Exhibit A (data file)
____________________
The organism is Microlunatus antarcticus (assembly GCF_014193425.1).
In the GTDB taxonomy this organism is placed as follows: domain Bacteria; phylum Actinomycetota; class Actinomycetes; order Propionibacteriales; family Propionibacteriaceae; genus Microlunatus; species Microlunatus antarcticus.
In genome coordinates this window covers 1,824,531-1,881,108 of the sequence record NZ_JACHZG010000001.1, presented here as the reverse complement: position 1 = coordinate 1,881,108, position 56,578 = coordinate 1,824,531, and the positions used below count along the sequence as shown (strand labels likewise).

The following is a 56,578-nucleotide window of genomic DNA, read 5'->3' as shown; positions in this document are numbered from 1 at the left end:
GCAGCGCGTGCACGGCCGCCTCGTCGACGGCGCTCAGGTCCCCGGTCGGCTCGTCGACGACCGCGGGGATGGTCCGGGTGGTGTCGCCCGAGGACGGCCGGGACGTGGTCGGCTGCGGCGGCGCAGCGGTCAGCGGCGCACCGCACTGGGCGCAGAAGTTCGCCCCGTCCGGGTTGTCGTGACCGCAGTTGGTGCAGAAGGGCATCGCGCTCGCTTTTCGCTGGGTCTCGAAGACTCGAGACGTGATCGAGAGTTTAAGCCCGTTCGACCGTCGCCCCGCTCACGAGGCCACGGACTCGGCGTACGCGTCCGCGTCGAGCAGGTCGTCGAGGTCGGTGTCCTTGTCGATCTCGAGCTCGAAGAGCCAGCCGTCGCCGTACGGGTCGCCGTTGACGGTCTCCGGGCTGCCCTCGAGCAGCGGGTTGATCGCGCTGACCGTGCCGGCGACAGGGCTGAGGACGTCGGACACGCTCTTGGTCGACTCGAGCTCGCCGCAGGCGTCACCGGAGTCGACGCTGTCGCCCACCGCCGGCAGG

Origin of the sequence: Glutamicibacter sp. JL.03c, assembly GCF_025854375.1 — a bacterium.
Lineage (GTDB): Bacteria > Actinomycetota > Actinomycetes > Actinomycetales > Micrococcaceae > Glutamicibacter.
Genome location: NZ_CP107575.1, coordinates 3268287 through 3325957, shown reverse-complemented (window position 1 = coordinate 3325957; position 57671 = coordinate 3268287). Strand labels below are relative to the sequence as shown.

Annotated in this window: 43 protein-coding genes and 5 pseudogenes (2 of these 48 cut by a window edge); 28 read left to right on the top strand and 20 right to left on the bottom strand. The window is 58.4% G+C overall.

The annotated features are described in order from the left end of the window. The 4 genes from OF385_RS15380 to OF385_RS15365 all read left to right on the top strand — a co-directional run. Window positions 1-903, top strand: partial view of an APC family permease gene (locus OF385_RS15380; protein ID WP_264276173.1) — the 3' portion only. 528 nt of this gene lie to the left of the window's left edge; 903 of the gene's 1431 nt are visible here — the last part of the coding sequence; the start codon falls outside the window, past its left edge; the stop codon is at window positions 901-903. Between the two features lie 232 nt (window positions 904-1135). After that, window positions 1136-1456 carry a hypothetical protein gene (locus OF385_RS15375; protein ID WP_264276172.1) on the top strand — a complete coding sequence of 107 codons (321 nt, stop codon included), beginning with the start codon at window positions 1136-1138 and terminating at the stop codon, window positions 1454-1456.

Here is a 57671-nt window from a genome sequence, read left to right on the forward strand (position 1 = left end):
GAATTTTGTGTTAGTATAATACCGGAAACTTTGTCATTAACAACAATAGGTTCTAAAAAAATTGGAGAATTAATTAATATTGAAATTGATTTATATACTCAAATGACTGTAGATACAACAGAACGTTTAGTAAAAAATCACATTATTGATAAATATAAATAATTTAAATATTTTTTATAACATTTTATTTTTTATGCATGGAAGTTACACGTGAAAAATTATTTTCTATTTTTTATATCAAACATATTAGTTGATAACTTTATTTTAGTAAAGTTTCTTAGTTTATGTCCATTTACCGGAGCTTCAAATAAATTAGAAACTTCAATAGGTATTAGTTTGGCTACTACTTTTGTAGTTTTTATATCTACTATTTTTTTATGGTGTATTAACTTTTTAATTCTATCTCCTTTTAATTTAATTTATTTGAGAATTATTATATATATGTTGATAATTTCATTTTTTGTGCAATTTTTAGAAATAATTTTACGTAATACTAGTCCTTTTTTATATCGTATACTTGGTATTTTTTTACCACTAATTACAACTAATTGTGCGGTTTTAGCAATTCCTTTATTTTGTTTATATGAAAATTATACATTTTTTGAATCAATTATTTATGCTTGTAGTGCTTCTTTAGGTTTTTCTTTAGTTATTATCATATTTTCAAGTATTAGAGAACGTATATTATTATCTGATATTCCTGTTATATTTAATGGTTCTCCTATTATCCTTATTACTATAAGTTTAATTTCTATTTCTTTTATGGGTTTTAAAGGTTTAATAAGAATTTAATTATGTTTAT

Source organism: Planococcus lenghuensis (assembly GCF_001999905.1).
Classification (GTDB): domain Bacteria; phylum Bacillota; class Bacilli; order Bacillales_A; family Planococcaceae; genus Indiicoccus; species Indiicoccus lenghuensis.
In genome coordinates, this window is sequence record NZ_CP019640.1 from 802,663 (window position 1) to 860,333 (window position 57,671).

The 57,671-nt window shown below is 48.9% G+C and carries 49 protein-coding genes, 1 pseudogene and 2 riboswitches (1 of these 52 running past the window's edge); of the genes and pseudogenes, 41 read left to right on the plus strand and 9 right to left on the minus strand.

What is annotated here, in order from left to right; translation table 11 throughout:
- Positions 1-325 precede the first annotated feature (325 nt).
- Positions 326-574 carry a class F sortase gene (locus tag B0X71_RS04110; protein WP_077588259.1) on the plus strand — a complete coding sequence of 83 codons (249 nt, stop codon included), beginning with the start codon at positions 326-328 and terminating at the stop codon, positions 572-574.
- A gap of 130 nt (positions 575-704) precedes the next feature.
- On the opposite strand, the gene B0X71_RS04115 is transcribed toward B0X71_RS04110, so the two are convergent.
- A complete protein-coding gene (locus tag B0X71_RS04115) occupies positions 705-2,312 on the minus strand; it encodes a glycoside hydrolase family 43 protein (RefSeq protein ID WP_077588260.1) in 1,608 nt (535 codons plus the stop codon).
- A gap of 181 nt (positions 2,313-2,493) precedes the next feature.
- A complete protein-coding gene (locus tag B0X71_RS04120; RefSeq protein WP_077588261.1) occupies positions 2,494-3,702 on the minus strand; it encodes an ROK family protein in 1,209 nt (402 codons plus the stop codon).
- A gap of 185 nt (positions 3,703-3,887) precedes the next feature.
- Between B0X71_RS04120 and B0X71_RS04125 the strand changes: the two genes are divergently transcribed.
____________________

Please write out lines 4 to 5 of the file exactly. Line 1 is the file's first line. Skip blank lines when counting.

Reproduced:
The following is a 56,578-nucleotide window of genomic DNA, read 5'->3' as shown; positions in this document are numbered from 1 at the left end:
GCAGCGCGTGCACGGCCGCCTCGTCGACGGCGCTCAGGTCCCCGGTCGGCTCGTCGACGACCGCGGGGATGGTCCGGGTGGTGTCGCCCGAGGACGGCCGGGACGTGGTCGGCTGCGGCGGCGCAGCGGTCAGCGGCGCACCGCACTGGGCGCAGAAGTTCGCCCCGTCCGGGTTGTCGTGACCGCAGTTGGTGCAGAAGGGCATCGCGCTCGCTTTTCGCTGGGTCTCGAAGACTCGAGACGTGATCGAGAGTTTAAGCCCGTTCGACCGTCGCCCCGCTCACGAGGCCACGGACTCGGCGTACGCGTCCGCGTCGAGCAGGTCGTCGAGGTCGGTGTCCTTGTCGATCTCGAGCTCGAAGAGCCAGCCGTCGCCGTACGGGTCGCCGTTGACGGTCTCCGGGCTGCCCTCGAGCAGCGGGTTGATCGCGCTGACCGTGCCGGCGACAGGGCTGAGGACGTCGGACACGCTCTTGGTCGACTCGAGCTCGCCGCAGGCGTCACCGGAGTCGACGCTGTCGCCCACCGCCGGCAGG